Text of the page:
The Atlantic

The Atheists Struggling to Find Therapists in the Bible Belt

The rise of faith-based counseling in America’s most Christian regions has brought the clash over religious liberties to the therapist’s couch.
Source: Brian Snyder / Reuters

In the lead-up to the 2016 presidential election, life in the town of Easley, South Carolina, was tense for Leigh Drexler. Pick-up trucks with airborne Confederate flags seemed more prevalent than ever before, and her grandparents—who had never voted in their lives—registered to cast their ballots for the Donald himself.

Drexler felt isolated. “My family has always directed their point of view at me, but it has been a million times worse than normal,” she told me last October. “Every time we’re in a conversation, it’s either about the election or religion.”

It’s a dynamic that led Drexler, who identifies as a democratic socialist and an atheist, to go online in search of a therapist—someone who would perhaps better understand her lack of faith. She scouted towns within a 20-mile radius, but only “faith-based” practitioners turned up. She resorted to distance counseling over the phone with a therapist a few states away. “I knew there would be Christian counselors here, but I didn’t think that was all I was going to find,” she said.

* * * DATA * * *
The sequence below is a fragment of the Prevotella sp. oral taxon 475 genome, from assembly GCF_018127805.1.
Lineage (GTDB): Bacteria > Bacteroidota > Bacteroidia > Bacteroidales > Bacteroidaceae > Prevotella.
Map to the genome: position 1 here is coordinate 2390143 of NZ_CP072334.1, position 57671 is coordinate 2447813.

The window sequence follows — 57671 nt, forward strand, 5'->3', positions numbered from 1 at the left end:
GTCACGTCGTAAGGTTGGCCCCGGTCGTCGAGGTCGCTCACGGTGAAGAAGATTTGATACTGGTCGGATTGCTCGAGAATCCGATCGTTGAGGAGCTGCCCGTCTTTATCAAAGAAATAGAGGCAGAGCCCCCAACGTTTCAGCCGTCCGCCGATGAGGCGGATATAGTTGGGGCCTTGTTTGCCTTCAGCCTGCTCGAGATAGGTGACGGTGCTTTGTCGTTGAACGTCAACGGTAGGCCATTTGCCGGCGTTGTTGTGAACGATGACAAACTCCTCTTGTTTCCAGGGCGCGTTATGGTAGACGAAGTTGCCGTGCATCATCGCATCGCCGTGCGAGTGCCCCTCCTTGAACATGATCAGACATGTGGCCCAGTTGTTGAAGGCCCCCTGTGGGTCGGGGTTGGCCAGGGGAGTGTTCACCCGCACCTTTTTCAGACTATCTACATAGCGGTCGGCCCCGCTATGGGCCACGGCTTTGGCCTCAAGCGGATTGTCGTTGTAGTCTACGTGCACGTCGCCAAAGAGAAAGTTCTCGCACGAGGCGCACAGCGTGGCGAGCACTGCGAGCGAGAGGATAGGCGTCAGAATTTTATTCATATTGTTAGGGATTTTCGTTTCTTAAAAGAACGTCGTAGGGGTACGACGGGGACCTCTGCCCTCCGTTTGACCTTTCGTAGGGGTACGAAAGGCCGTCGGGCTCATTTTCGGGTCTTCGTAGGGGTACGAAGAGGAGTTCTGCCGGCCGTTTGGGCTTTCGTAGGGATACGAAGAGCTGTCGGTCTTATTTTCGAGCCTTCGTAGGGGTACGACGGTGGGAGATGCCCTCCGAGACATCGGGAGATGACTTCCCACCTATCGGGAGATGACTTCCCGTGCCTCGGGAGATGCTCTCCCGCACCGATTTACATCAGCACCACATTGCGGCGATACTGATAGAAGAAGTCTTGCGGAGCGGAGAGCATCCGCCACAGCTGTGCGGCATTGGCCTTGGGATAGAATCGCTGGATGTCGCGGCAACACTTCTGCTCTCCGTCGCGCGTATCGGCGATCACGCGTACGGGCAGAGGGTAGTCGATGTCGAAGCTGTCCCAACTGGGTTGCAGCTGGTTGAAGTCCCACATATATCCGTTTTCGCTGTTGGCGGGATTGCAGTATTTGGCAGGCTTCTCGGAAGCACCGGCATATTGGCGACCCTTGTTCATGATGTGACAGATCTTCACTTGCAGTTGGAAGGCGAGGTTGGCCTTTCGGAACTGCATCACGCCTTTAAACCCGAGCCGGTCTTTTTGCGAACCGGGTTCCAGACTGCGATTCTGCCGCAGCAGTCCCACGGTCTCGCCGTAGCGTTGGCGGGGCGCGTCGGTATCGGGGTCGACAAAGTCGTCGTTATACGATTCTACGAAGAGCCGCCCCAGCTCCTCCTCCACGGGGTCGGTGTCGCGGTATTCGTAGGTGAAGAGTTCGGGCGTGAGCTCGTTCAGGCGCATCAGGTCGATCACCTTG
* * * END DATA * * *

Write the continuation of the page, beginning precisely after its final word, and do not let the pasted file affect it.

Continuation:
In the U.S., people are less religious than ever. Adults in their 20s and early 30s make up more than one-third of the country’s “nones,” or those who consider themselves religiously unaffiliated. Church attendance among young Americans has

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